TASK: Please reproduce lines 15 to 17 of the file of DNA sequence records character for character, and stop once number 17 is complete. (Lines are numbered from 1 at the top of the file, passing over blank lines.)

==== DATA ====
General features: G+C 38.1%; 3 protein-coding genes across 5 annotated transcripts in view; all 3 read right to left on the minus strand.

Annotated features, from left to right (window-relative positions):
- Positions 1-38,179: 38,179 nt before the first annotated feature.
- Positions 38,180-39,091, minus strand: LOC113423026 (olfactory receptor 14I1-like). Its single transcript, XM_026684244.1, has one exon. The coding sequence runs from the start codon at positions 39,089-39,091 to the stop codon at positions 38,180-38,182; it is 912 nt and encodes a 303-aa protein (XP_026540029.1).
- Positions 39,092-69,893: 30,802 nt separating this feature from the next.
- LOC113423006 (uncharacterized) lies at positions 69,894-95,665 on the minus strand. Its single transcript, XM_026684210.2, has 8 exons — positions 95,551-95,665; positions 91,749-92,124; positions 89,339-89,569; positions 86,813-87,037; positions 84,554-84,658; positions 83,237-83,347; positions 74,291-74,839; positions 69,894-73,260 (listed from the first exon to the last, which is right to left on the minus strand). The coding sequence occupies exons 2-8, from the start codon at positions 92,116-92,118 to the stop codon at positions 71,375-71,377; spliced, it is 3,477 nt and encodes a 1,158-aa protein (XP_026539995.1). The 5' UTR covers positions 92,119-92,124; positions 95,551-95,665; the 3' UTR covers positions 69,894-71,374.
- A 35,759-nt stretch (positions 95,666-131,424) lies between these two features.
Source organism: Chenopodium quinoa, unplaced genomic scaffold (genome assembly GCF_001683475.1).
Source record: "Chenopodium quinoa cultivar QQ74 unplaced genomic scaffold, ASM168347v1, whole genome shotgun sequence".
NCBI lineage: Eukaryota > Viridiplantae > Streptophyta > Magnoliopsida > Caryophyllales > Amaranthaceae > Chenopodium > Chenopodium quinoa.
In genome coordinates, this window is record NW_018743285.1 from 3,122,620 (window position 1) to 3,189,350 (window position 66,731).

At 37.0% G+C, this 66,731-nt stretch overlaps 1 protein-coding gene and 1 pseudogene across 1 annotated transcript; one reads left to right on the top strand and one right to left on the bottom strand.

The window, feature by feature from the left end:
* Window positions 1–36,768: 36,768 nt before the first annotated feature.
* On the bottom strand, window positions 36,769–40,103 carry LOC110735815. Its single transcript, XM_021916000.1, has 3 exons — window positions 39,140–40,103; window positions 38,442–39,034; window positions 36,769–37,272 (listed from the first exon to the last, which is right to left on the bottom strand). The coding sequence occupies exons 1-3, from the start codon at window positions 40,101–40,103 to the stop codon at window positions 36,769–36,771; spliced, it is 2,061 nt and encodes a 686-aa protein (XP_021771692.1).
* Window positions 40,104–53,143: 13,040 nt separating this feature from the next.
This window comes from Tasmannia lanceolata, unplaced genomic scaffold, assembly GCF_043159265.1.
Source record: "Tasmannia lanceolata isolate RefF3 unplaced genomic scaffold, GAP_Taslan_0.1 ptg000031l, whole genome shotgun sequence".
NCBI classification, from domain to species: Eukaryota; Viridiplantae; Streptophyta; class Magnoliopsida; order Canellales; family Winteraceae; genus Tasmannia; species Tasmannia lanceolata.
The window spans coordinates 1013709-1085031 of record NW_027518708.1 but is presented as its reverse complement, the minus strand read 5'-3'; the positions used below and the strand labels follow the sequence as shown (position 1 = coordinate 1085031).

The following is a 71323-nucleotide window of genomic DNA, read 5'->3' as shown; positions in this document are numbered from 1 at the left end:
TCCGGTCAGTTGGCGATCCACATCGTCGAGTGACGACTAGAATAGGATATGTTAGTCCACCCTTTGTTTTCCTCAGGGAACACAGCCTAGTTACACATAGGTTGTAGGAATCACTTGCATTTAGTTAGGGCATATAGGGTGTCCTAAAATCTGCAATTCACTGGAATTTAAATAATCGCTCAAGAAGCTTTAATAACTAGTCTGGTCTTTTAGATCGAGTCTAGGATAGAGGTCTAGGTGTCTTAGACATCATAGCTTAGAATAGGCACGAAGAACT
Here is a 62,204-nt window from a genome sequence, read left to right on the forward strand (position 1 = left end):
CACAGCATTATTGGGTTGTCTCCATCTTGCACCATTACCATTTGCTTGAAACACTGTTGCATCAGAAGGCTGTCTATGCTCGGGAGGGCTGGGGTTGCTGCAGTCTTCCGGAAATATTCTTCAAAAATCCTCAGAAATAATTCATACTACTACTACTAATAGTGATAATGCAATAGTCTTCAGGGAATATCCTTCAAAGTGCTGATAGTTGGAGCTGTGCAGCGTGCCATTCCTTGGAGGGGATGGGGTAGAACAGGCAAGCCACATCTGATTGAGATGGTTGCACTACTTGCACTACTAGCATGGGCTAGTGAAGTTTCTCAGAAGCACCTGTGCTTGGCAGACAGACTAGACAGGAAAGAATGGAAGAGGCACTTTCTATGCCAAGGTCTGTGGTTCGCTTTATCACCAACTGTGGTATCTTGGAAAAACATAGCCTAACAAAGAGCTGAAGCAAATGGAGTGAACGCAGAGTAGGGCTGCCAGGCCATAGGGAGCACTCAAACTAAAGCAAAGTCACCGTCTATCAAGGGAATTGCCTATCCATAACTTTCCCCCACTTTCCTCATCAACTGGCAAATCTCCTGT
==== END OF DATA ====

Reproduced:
* On the bottom strand, window positions 36,769–40,103 carry LOC110735815. Its single transcript, XM_021916000.1, has 3 exons — window positions 39,140–40,103; window positions 38,442–39,034; window positions 36,769–37,272 (listed from the first exon to the last, which is right to left on the bottom strand). The coding sequence occupies exons 1-3, from the start codon at window positions 40,101–40,103 to the stop codon at window positions 36,769–36,771; spliced, it is 2,061 nt and encodes a 686-aa protein (XP_021771692.1).
* Window positions 40,104–53,143: 13,040 nt separating this feature from the next.
This window comes from Tasmannia lanceolata, unplaced genomic scaffold, assembly GCF_043159265.1.